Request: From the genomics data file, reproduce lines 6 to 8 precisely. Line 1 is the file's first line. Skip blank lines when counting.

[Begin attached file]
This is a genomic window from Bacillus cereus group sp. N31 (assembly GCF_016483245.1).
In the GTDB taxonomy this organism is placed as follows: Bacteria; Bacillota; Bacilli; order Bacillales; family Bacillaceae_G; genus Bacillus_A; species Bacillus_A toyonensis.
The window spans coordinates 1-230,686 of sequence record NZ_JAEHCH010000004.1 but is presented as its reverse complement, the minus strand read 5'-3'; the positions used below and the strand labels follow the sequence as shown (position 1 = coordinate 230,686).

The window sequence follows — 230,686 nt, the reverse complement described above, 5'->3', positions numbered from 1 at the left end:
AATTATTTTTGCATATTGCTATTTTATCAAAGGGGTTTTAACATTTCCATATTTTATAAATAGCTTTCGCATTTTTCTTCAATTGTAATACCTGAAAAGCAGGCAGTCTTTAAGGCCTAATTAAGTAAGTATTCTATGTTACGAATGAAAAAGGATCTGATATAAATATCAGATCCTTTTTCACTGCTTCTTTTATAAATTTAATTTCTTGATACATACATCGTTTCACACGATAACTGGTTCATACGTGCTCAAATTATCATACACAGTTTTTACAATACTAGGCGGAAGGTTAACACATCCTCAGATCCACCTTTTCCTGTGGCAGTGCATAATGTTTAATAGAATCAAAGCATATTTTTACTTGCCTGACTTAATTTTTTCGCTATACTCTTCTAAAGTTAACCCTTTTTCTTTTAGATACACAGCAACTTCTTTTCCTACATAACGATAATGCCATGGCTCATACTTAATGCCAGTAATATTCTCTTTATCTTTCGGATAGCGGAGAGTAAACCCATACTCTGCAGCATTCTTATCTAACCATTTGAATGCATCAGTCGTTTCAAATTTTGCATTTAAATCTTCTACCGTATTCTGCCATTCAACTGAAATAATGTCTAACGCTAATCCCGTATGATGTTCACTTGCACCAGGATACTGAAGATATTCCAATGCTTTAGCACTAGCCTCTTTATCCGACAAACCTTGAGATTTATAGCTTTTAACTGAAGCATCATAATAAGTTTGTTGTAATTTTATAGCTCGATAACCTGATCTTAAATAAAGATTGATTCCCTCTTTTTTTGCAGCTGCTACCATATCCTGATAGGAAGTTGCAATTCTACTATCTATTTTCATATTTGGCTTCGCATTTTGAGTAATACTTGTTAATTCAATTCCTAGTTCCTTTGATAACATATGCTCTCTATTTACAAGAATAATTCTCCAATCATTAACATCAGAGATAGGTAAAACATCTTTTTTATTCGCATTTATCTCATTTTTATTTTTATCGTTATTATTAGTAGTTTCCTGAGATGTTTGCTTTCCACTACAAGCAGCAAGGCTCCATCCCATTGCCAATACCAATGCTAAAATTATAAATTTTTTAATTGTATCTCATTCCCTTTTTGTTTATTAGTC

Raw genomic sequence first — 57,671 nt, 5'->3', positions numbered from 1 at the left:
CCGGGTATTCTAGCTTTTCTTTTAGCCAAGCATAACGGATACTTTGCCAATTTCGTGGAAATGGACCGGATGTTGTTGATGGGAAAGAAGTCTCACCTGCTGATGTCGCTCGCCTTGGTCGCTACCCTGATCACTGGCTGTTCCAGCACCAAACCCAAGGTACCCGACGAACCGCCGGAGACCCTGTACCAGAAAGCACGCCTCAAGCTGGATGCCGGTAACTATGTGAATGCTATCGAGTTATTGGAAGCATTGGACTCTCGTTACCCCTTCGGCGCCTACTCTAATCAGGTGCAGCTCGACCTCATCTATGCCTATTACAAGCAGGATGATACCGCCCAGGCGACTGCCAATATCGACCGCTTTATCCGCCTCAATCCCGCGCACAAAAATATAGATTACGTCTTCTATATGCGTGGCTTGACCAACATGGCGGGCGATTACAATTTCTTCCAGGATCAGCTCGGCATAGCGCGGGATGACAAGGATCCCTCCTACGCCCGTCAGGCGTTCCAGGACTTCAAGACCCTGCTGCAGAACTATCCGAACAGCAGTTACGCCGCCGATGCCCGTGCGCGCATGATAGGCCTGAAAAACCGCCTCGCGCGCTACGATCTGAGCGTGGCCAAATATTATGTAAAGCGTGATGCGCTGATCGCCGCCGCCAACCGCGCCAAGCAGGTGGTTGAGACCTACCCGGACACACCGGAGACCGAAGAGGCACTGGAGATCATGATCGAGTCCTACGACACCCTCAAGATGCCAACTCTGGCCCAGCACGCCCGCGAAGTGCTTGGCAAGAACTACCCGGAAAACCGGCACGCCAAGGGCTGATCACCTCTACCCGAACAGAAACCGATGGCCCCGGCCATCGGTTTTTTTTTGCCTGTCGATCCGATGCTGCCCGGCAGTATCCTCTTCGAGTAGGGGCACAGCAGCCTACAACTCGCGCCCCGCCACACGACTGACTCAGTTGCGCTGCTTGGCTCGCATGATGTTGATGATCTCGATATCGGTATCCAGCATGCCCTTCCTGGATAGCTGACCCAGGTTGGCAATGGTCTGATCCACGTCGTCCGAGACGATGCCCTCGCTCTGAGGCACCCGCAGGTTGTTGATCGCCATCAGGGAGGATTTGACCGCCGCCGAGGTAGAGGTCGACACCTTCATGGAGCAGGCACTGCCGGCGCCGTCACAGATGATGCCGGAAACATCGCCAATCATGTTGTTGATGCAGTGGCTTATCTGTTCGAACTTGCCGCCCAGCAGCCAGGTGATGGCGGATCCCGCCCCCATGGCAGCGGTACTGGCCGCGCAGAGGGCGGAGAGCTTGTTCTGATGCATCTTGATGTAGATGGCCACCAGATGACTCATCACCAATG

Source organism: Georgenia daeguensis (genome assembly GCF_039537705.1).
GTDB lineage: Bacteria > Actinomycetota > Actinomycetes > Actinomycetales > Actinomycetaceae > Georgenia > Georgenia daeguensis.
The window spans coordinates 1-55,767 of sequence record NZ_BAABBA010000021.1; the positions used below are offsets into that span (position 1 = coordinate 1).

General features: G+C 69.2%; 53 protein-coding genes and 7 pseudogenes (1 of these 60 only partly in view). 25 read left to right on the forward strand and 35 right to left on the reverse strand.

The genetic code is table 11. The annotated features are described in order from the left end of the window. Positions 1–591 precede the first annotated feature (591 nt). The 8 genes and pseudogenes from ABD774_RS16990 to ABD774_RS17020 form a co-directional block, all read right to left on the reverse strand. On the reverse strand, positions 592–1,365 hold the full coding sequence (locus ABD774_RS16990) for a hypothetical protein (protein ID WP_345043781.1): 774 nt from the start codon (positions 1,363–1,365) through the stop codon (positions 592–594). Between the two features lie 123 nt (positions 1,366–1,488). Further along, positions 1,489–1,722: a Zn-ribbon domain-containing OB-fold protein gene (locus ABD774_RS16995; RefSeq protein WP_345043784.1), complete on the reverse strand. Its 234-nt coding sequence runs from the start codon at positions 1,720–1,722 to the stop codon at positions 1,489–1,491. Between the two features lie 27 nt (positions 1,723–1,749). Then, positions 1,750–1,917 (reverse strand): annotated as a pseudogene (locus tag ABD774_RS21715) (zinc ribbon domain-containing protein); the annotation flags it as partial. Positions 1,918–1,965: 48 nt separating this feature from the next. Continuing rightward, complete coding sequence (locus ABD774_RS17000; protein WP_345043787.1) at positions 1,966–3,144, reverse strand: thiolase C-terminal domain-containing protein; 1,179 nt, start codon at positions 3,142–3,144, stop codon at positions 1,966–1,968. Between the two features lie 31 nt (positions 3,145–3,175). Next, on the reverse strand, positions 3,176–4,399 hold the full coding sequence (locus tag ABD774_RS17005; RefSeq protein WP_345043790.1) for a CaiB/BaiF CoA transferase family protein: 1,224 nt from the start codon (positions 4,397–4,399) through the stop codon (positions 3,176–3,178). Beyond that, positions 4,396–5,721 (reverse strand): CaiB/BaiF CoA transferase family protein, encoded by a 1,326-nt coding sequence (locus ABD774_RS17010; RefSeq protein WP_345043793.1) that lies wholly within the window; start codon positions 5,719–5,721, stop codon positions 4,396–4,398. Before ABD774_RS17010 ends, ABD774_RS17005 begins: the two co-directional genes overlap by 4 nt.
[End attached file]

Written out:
Raw genomic sequence first — 57,671 nt, 5'->3', positions numbered from 1 at the left:
CCGGGTATTCTAGCTTTTCTTTTAGCCAAGCATAACGGATACTTTGCCAATTTCGTGGAAATGGACCGGATGTTGTTGATGGGAAAGAAGTCTCACCTGCTGATGTCGCTCGCCTTGGTCGCTACCCTGATCACTGGCTGTTCCAGCACCAAACCCAAGGTACCCGACGAACCGCCGGAGACCCTGTACCAGAAAGCACGCCTCAAGCTGGATGCCGGTAACTATGTGAATGCTATCGAGTTATTGGAAGCATTGGACTCTCGTTACCCCTTCGGCGCCTACTCTAATCAGGTGCAGCTCGACCTCATCTATGCCTATTACAAGCAGGATGATACCGCCCAGGCGACTGCCAATATCGACCGCTTTATCCGCCTCAATCCCGCGCACAAAAATATAGATTACGTCTTCTATATGCGTGGCTTGACCAACATGGCGGGCGATTACAATTTCTTCCAGGATCAGCTCGGCATAGCGCGGGATGACAAGGATCCCTCCTACGCCCGTCAGGCGTTCCAGGACTTCAAGACCCTGCTGCAGAACTATCCGAACAGCAGTTACGCCGCCGATGCCCGTGCGCGCATGATAGGCCTGAAAAACCGCCTCGCGCGCTACGATCTGAGCGTGGCCAAATATTATGTAAAGCGTGATGCGCTGATCGCCGCCGCCAACCGCGCCAAGCAGGTGGTTGAGACCTACCCGGACACACCGGAGACCGAAGAGGCACTGGAGATCATGATCGAGTCCTACGACACCCTCAAGATGCCAACTCTGGCCCAGCACGCCCGCGAAGTGCTTGGCAAGAACTACCCGGAAAACCGGCACGCCAAGGGCTGATCACCTCTACCCGAACAGAAACCGATGGCCCCGGCCATCGGTTTTTTTTTGCCTGTCGATCCGATGCTGCCCGGCAGTATCCTCTTCGAGTAGGGGCACAGCAGCCTACAACTCGCGCCCCGCCACACGACTGACTCAGTTGCGCTGCTTGGCTCGCATGATGTTGATGATCTCGATATCGGTATCCAGCATGCCCTTCCTGGATAGCTGACCCAGGTTGGCAATGGTCTGATCCACGTCGTCCGAGACGATGCCCTCGCTCTGAGGCACCCGCAGGTTGTTGATCGCCATCAGGGAGGATTTGACCGCCGCCGAGGTAGAGGTCGACACCTTCATGGAGCAGGCACTGCCGGCGCCGTCACAGATGATGCCGGAAACATCGCCAATCATGTTGTTGATGCAGTGGCTTATCTGTTCGAACTTGCCGCCCAGCAGCCAGGTGATGGCGGATCCCGCCCCCATGGCAGCGGTACTGGCCGCGCAGAGGGCGGAGAGCTTGTTCTGATGCATCTTGATGTAGATGGCCACCAGATGACTCATCACCAATG

Source organism: Georgenia daeguensis (genome assembly GCF_039537705.1).